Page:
It’s been two weeks of hurricanes in our corner of the world — Hurricane Dorian, which devastated parts of the Bahamas and rocked the Carolinas; and Hurricane Donald, which threatened to destabilize Alabama.
It all began when President Donald J. Trump tweeted that Alabama was in the line of fire of Dorian’s fury, along with Florida, Georgia and North and South Carolina. The Birmingham, Alabama office of the National Weather Service immediately corrected the president’s tweet, saying that Alabama was too far west for Dorian’s embrace and thus would “NOT” need to evacuate.
This led to days and days — and days — of the president attempting to justify his tweet, even displaying an old map with a sharpie demarcating Alabama in the hurricane’s crosshairs. The result was some of the better internet commentary, including this howler: “Donald, can you show us on the map where the bad hurricane hurt you?”
If only everything was that funny. But there’s a reason that it’s a federal crime to falsify a National Weather Service report and pass it off as official: It can put people in harm’s way by creating a false sense of security in some who are not actually out of danger and waste time, energy, money and other resources on those who are not in the path of destruction.
A narcissist, however, may not always be right but he is never wrong. And so, the president persisted until the National Oceanic and Atmospheric Administration (NOAA) chastised the NWS’ Birmingham office for contradicting the president. (Apparently, NOAA had issued a directive to its own employees to button it where Trump’s meteorological tweets were concerned. )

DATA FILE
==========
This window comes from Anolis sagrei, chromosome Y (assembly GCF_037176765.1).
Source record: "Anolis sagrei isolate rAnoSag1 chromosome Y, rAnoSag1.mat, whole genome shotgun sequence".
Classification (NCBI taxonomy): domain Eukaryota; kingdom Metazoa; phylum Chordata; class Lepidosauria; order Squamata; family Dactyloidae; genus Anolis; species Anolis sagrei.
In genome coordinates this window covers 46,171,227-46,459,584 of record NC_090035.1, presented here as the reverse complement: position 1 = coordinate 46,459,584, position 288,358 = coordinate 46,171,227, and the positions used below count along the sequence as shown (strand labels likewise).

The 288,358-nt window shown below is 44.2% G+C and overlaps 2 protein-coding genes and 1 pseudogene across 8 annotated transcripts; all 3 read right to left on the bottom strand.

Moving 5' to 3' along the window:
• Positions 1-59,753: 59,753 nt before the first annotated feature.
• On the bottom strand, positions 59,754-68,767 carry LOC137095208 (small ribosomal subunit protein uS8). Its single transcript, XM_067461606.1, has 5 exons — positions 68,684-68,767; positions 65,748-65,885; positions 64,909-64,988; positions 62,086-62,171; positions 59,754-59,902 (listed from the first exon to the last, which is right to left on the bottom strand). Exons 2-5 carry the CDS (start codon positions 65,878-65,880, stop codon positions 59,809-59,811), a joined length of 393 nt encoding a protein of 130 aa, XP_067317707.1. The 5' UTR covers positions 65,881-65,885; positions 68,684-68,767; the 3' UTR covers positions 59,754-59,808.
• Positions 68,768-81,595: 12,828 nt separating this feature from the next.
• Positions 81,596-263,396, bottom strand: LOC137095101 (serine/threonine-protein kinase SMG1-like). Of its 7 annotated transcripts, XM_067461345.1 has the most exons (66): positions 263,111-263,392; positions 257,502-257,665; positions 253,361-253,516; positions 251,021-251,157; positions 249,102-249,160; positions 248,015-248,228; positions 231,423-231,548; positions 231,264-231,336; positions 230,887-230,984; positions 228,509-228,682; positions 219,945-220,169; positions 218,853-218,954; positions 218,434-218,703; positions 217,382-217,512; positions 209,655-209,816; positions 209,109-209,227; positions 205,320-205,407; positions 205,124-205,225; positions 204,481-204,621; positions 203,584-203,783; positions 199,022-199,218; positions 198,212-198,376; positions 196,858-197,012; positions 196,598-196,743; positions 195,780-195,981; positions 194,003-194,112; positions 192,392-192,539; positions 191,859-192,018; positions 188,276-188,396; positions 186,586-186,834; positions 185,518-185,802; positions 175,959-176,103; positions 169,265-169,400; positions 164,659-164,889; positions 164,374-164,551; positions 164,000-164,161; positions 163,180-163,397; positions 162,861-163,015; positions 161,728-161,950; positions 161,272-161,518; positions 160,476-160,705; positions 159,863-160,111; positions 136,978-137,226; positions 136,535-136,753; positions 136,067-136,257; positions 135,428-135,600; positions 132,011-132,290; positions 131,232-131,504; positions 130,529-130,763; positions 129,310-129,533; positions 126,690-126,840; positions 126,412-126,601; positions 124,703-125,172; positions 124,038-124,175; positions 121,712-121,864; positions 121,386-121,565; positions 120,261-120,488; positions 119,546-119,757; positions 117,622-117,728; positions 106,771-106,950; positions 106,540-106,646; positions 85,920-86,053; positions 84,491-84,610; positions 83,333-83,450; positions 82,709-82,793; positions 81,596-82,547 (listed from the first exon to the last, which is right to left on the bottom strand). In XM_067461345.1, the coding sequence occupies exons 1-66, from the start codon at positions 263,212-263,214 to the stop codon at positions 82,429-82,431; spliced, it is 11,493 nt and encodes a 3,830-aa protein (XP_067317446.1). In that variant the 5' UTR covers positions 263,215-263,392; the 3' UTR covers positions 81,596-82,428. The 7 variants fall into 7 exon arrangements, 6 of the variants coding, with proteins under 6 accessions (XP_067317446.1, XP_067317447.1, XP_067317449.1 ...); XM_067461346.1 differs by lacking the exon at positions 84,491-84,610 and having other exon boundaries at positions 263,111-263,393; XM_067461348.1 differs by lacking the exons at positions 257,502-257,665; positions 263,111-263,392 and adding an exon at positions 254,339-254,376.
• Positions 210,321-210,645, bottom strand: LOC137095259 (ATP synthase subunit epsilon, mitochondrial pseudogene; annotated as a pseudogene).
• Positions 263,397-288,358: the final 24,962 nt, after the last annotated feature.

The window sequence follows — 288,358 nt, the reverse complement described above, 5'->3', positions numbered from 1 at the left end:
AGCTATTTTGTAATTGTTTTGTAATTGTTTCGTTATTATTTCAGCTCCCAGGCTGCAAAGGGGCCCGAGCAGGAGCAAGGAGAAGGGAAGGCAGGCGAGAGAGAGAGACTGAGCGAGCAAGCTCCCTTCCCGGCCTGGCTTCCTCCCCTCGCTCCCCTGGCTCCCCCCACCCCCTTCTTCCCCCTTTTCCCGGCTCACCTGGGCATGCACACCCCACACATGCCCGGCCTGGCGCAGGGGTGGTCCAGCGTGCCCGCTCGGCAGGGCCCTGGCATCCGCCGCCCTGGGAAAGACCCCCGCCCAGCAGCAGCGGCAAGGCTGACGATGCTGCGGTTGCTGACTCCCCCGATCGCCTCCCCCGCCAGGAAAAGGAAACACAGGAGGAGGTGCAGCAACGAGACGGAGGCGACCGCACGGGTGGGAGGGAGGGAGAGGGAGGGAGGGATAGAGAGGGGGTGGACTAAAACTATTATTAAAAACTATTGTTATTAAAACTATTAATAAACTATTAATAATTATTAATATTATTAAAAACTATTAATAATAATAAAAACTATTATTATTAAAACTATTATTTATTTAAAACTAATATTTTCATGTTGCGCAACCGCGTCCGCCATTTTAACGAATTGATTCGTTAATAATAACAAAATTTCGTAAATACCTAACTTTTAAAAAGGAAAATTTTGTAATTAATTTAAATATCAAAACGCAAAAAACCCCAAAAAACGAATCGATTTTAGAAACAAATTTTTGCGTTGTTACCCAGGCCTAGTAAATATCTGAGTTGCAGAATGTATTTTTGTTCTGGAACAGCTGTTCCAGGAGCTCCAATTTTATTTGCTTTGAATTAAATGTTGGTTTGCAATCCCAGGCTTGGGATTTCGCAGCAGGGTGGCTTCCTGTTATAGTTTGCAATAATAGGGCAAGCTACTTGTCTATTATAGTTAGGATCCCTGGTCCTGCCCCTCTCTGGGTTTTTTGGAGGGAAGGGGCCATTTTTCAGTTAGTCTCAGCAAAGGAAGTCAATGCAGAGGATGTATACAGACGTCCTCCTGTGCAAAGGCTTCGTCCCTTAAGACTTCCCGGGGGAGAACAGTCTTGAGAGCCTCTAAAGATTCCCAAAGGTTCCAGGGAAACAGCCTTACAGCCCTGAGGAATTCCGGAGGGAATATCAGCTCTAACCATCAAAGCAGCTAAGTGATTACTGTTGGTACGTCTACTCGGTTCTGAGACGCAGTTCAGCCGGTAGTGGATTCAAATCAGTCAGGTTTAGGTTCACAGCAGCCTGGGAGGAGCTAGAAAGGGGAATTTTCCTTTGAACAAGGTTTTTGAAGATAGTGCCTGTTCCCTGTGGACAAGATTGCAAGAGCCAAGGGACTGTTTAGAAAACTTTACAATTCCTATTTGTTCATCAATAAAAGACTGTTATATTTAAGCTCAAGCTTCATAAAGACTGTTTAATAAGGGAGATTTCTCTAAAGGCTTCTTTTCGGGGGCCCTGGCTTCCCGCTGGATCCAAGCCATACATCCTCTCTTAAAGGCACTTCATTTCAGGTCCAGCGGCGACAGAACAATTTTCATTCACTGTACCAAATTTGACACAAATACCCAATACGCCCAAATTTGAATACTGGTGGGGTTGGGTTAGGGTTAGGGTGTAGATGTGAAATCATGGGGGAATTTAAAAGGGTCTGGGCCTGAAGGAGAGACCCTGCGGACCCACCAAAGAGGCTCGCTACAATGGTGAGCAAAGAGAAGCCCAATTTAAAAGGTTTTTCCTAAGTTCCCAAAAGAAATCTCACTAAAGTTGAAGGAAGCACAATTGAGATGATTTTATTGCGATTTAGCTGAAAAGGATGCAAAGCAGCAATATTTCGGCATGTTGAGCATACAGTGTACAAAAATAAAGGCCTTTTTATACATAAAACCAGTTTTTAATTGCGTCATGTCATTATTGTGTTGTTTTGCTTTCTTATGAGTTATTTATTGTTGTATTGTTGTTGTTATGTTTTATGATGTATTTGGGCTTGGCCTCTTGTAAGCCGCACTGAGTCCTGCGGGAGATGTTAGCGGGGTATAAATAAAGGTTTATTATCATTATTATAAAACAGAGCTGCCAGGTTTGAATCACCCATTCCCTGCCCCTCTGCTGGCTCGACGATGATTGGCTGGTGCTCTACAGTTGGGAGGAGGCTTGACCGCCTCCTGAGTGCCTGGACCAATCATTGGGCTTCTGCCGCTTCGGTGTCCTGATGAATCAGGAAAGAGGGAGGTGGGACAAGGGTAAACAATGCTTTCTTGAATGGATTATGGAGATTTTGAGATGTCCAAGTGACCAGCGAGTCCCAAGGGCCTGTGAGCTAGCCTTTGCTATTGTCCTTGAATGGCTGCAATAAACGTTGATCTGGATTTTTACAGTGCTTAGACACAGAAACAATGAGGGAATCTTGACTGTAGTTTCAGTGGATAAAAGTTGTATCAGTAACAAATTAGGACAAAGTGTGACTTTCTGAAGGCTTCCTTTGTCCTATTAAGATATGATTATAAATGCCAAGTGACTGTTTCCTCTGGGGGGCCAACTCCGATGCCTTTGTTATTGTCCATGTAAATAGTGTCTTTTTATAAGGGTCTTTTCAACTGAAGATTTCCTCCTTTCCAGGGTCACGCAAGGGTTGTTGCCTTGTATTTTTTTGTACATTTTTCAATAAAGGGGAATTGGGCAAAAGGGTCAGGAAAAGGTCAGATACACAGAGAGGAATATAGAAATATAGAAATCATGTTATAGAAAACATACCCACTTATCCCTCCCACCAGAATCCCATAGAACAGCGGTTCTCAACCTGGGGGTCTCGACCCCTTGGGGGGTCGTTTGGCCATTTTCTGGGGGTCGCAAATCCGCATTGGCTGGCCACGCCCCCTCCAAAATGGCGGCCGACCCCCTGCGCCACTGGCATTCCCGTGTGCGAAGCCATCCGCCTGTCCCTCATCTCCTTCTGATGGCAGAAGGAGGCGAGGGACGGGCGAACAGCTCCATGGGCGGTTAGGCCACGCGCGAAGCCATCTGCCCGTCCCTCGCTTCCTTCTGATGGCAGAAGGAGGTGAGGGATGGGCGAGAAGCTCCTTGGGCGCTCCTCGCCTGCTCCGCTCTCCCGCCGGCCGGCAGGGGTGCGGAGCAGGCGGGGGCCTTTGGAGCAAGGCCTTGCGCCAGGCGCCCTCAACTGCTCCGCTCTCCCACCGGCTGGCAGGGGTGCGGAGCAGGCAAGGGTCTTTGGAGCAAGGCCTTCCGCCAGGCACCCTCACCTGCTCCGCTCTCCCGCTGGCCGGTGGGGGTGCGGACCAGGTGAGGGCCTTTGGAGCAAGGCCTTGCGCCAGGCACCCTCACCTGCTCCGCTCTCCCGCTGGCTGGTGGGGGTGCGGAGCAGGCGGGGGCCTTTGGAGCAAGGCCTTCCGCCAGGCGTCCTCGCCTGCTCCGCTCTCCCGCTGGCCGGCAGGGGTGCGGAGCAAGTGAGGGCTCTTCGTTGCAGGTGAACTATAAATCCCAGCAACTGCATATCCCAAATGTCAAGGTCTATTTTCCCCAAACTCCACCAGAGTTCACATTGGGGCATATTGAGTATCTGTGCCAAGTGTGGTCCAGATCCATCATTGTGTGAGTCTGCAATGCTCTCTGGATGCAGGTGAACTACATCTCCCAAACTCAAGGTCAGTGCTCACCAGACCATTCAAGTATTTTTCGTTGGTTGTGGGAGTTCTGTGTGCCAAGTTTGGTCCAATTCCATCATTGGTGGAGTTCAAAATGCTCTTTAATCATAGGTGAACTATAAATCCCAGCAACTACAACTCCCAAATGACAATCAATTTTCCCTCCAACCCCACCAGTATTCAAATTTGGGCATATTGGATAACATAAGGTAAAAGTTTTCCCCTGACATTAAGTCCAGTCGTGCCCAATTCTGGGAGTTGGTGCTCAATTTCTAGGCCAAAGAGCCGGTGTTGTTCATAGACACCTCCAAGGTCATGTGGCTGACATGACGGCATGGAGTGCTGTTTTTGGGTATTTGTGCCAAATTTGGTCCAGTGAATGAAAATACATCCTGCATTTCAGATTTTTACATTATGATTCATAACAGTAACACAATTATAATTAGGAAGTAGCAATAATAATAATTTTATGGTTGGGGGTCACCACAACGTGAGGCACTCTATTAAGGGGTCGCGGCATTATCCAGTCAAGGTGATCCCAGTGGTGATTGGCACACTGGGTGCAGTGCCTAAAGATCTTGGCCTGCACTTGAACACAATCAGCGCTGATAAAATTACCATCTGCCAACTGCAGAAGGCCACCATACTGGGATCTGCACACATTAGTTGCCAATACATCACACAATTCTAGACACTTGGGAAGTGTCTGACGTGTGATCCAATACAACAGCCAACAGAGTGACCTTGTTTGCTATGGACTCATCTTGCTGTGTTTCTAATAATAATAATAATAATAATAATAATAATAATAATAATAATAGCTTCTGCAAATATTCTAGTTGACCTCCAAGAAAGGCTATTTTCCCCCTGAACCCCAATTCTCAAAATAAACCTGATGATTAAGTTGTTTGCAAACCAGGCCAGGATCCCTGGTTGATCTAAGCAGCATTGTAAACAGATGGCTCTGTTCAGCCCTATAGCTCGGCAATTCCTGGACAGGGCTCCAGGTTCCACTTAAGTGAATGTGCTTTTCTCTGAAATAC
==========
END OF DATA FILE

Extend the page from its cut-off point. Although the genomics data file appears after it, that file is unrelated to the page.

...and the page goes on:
It was a stunning moment made all the more stunning by a rebuke of the rebuke by the NWS and the American Meteorological Society, which are standing by the NWS’ Birmingham office. People, if you can’t trust the government, we’re lost. But all Trump cares about is his base as Alabama has the highest percentage of his supporters. All he had to do was say, “Oops, I was operating on early info. Good news for Alabama: You’re in the clear. Now let’s direct our efforts to the Bahamas and the Carolinas.” Or say nothing.
Instead he created chaos — just call him Eris, goddess of discord — and gave his detractors more fodder.
Meanwhile, the Bahamas are struggling mightily. Here are a few of the worthy organizations that are on the ground there, along with the U.S. Coast Guard — Americares (americares.org), Project Hope (projecthope.org) and chef José Andres’ World Central Kitchen (wck.org).
And might I suggest writing your local meteorologists and thanking them for doing a tireless, technical sometimes tedious, sometimes dangerous job to keep the rest of us safe.